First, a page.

Numerical simulations of forced shallow-water turbulence: Effects of moist convection on the large-scale circulation of Jupiter and Saturn

Adam P. Showman

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84 Scopus citations


To test the hypothesis that the zonal jets on Jupiter and Saturn result from energy injected by thunderstorms into the cloud layer, forced-dissipative numerical simulations of the shallow-water equations in spherical geometry are presented. The forcing consists of sporadic, isolated circular mass pulses intended to represent thunderstorms; the damping, representing radiation, removes mass evenly from the layer. These results show that the deformation radius provides strong control over the behavior. At deformation radii <2000 km (0.03 Jupiter radii), the simulations produce broad jets near the equator, but regions poleward of 15°-30° latitude instead become dominated by vortices. However, simulations at deformation radii >4000 km (0.06 Jupiter radii) become dominated by barotropically stable zonal jets with only weak vortices. The lack of midlatitude jets at a small deformation radii results from the suppression of the beta effect by column stretching; this effect has been previously documented in the quasigeostrophic system but never before in the full shallow-water system. In agreement with decaying shallow-water turbulence simulations, but in disagreement with Jupiter and Saturn, the equatorial flows in these forced simulations are always westward. In analogy with purely two-dimensional turbulence, the size of the coherent structures (jets and vortices) depends on the relative strengths of forcing and damping; stronger damping removes energy faster as it cascades upscale, leading to smaller vortices and more closely spaced jets in the equilibrated state. Forcing and damping parameters relevant to Jupiter produce flows with speeds up to 50-200 m s-1 and a predominance of anticyclones over cyclones, both in agreement with observations. However, the dominance of vortices over jets at deformation radii thought to be relevant to Jupiter (1000-3000 km) suggests that either the actual deformation radius is larger than previously believed or that three-dimensional effects, not included in the shallow-water equations, alter the dynamics in a fundamental manner.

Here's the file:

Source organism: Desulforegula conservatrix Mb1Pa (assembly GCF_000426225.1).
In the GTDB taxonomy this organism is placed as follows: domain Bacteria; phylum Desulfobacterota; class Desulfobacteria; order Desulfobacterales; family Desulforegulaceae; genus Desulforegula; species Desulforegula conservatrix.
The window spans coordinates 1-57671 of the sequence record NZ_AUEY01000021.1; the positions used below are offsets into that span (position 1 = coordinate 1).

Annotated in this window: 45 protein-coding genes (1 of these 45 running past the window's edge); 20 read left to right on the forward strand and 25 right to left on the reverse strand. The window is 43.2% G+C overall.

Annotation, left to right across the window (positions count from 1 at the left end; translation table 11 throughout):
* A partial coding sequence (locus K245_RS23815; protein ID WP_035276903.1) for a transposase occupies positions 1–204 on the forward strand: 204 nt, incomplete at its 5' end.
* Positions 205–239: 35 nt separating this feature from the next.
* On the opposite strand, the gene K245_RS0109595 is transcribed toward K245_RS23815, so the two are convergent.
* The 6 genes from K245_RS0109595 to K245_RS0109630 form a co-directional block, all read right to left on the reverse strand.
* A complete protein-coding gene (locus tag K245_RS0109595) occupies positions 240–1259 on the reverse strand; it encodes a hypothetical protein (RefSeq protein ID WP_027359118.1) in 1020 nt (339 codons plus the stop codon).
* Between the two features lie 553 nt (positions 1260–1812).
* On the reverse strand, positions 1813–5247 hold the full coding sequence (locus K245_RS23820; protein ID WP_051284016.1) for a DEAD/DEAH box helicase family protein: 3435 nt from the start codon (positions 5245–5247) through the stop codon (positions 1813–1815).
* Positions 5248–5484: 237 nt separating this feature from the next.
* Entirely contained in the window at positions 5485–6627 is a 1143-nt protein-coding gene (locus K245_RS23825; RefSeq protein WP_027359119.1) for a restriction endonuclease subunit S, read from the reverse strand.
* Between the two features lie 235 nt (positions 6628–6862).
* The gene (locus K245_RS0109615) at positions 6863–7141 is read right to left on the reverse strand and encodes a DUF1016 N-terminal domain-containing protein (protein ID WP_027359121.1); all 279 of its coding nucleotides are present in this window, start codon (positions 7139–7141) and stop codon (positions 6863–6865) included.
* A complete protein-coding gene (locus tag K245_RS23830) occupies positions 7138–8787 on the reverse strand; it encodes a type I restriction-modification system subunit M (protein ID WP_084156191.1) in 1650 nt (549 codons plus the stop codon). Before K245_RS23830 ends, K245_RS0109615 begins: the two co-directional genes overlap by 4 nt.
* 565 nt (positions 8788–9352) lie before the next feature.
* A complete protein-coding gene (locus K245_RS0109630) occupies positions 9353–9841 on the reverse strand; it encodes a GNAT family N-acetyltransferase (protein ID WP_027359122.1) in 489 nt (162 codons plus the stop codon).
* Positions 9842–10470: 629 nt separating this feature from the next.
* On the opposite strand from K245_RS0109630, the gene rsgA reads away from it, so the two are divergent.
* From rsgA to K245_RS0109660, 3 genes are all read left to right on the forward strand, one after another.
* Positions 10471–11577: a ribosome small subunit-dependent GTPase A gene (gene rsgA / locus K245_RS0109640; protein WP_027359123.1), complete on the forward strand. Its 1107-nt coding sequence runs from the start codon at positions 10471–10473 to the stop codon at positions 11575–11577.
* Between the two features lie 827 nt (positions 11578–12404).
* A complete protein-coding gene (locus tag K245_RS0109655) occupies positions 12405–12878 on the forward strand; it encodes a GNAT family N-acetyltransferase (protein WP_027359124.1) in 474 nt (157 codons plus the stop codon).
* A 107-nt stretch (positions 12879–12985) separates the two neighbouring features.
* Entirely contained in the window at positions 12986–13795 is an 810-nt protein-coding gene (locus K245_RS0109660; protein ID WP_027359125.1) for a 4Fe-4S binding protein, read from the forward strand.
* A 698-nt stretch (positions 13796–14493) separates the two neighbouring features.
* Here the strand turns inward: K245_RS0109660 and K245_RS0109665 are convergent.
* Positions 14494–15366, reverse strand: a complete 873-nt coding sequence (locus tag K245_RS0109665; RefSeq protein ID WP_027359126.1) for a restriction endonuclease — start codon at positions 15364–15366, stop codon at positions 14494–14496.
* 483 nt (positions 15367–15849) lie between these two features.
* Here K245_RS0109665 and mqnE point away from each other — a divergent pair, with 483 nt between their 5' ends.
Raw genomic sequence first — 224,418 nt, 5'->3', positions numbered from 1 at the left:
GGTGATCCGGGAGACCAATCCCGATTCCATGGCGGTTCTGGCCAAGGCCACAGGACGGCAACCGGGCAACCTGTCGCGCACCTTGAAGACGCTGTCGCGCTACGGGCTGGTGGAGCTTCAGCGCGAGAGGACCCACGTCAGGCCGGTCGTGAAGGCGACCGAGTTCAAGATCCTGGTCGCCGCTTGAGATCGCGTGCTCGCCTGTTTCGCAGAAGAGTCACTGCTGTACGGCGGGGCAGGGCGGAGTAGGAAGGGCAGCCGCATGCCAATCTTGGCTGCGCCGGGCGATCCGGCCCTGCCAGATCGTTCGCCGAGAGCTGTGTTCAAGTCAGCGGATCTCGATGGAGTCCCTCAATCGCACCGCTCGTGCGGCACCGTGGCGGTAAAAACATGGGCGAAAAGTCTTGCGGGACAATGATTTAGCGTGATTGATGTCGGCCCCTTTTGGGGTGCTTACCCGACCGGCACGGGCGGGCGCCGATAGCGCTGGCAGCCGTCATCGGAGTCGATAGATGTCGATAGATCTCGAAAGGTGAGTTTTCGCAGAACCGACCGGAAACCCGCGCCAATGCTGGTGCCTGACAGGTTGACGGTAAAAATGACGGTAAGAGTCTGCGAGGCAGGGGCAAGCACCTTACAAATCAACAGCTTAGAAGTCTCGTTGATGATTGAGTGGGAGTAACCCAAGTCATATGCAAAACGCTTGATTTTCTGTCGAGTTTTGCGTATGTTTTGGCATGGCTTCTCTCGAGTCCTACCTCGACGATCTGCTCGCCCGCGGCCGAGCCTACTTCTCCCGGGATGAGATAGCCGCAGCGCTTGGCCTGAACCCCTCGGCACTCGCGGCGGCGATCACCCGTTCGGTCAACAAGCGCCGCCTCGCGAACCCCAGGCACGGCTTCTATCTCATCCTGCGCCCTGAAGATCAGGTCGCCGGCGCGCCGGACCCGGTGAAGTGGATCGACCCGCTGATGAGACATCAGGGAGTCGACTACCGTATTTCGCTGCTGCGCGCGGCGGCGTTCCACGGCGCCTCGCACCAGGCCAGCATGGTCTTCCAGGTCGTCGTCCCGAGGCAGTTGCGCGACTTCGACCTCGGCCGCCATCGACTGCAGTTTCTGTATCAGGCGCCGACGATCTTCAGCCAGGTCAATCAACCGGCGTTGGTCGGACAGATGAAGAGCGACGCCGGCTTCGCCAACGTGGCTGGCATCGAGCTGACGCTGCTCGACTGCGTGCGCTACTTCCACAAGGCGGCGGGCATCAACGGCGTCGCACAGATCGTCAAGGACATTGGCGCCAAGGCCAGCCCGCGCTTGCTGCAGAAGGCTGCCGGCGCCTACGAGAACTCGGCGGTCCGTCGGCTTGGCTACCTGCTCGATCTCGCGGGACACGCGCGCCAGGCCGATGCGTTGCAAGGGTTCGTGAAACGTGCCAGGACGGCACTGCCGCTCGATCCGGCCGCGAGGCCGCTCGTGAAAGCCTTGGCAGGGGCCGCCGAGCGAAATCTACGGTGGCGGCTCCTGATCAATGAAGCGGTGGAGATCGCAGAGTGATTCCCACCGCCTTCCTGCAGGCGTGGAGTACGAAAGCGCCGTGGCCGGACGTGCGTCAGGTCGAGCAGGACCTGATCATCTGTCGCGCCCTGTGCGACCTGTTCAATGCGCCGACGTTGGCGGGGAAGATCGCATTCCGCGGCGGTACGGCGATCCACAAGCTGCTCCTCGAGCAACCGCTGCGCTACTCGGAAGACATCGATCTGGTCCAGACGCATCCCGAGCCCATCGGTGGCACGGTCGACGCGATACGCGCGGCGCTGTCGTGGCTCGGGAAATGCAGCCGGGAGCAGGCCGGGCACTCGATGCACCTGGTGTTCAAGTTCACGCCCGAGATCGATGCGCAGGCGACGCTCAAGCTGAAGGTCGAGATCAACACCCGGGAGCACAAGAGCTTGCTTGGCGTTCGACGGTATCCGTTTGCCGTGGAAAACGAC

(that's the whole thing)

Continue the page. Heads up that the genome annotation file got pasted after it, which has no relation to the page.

Original languageEnglish (US)
Pages (from-to)3132-3157
Number of pages26
JournalJournal of the Atmospheric Sciences
Issue number9
StatePublished - Sep 2007
Externally publishedYes

ASJC Scopus subject areas

  • Atmospheric Science


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